With the release of Hitman 3 back in 2021, IO Interactive completed the mission it began with Hitman (2016), flawlessly executing a modern gaming trilogy in under five years. Around the same time, it was announced the studio would be swapping out 47 for 007, to develop an officially licensed James Bond game. Between that, and a rumored fantasy title codenamed Project Dragon, it may be a while before we get a new entry in the studio's flagship franchise.
But, that's okay, because Hitman's new Freelancer mode feels like it was designed to keep 47's faithful fans satisfied in the interim. The Danish studio's roguelike take on the series' assassination vacation formula gives Agent 47 a safehouse to plan his hits from, and randomizes the targets and item placement in familiar maps to give players a fresh challenge each time they infiltrate old reliable locations like Sapienza and Hokkaido. Though Hitman's maps have often been supplemented with additional missions over time, Freelancer represents the introduction of completely unscripted, unplanned kills to the trilogy.
"Freelancer was definitely built as an attempt to do a forever game that would double down on the huge amount of replayability the main games already offer," Jonas Breum Jensen, an associate game director at IO, who co-directed Freelancer with Torbjørn Vinther Christensen, tells me via email.
"Since Hitman 3 was the end of a trilogy it felt like good timing to give that to the players, especially in combination with the World of Assassination release that made globetrotting freely possible."
Jensen is referring to the rebrand the latest game went through recently, dropping the 3 and adding the subtitle World of Assassination (which is also the name for the trilogy as a whole). That name change came with the choice to move all the content from all three games under one umbrella, allowing players to purchase one game and have access to every map IO has produced since 2016.
The studio had been building to this for a while. When Hitman 2 launched, players could load up any maps from the 2016 game inside Hitman 2, and that process continued with Hitman 3, making all the levels from the entire trilogy accessible from one launcher. And, while one team at IO was focusing on making a new map for that collection — Ambrose Island, released last July — another Hitman team was focused on retrofitting all the previous maps to be playable in Freelancer.
"We were looking to offer something that would really make players experience our locations in new ways and take advantage of the fact that you can visit all of the locations in the World of Assassination edition. We wanted experienced players to almost feel like they were visiting a map for the first time again, and we wanted to have interesting interplays between the maps across the main game campaigns," Jensen says.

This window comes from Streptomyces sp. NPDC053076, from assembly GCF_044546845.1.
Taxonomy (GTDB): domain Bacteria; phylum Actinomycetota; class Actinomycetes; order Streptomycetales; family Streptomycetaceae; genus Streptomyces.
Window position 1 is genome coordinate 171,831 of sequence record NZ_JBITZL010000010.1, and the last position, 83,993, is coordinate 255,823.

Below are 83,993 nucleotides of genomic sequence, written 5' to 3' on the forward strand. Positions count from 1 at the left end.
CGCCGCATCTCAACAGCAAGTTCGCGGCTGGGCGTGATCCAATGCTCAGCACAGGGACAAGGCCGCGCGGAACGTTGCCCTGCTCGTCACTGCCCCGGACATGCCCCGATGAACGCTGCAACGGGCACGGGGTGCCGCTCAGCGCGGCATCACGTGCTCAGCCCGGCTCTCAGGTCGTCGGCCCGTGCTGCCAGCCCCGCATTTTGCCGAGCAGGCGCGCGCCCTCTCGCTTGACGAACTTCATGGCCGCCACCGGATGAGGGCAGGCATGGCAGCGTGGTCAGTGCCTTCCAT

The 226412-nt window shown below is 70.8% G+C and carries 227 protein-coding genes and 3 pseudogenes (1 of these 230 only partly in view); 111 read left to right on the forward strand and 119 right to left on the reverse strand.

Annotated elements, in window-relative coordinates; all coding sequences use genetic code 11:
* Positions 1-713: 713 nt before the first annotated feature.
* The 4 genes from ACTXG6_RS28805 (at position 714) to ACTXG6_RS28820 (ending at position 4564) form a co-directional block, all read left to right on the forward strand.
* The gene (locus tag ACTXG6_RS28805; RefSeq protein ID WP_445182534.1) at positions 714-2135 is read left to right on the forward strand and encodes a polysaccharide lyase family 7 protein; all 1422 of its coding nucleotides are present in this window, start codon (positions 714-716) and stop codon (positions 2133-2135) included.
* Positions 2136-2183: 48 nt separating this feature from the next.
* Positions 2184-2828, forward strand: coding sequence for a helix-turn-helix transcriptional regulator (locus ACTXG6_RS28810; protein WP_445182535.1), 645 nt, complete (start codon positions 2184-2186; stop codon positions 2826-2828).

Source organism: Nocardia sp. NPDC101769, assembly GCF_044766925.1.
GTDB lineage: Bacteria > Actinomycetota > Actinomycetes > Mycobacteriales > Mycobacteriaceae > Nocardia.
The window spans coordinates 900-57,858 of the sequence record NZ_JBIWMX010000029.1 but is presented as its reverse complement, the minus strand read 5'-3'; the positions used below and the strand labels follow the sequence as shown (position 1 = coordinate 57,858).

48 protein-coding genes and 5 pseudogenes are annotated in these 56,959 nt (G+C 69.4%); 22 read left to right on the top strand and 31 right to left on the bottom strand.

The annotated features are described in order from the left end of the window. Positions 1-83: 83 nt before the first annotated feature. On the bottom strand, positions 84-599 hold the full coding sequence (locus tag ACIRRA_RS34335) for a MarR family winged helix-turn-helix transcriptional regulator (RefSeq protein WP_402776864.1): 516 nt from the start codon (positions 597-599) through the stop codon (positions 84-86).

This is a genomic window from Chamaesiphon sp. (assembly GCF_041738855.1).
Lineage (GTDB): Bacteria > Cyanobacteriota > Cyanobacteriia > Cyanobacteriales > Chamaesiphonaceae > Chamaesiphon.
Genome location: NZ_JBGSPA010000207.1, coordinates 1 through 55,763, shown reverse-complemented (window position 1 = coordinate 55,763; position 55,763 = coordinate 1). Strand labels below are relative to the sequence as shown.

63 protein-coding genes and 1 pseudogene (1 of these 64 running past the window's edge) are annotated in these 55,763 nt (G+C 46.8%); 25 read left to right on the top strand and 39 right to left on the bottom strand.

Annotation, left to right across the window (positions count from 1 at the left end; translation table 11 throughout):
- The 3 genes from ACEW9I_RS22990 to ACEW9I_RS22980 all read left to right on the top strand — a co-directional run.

A roguelike mode seemed like the best way to do that, allowing the team to randomize gameplay and push players to try new approaches on familiar maps. Each of the locations are grouped together in campaign dossiers that 47 can choose from at the beginning of a run. One might include, say, Dartmoor, Mumbai, and Colorado. If you know that you have, historically, struggled to get through Colorado's panopticon-like gauntlet unscathed, you may want to hit it first.
Failing any map causes the enemies to be on high alert when you arrive at the next. Failure only makes each location more difficult, and at the last stop, you need to identify your target from a list of characteristics given at the beginning of the mission. So, you may want to save the location you know best for last. But, that's all up to you, and that's part of the fun of the way Freelancer recontextualizes familiar maps.
Historically, Hitman maps have been the same each time you load them up. Maybe counterintuitively, the map and NPCs moving with clockwork precision provides a strong framework for loose, improvisatory play and allows speedrunners to know that they'll have the same conditions each time they start a map. But, with Freelancer, IO began to play around with procedurally generating certain aspects of play.
"In Freelancer, on the other hand, we early on decided to fully embrace randomization, in order to achieve near endless replayability, without having to script everything by hand," says Christensen. "It’s been an interesting challenge to make this work, but also very interesting, as every time you play it genuinely feels like you’re experiencing new content."
That means that Freelancer can be just as fun for the devs who worked on it as it is for the players diving into it upon release.
"Personally, I’m really enjoying playing Freelancer at home, which is something I’ve never tried before, right after a release, as you usually know the game inside out after many years of development," says Christensen. "With Freelancer this is not the case, which is why I still very much enjoy doing a bit of freelancing in the World of Assassination."
And, hopefully, that enjoyment will last, for devs and players, until Agent 47 returns. Whenever that ends up being.
Source: Read Full Article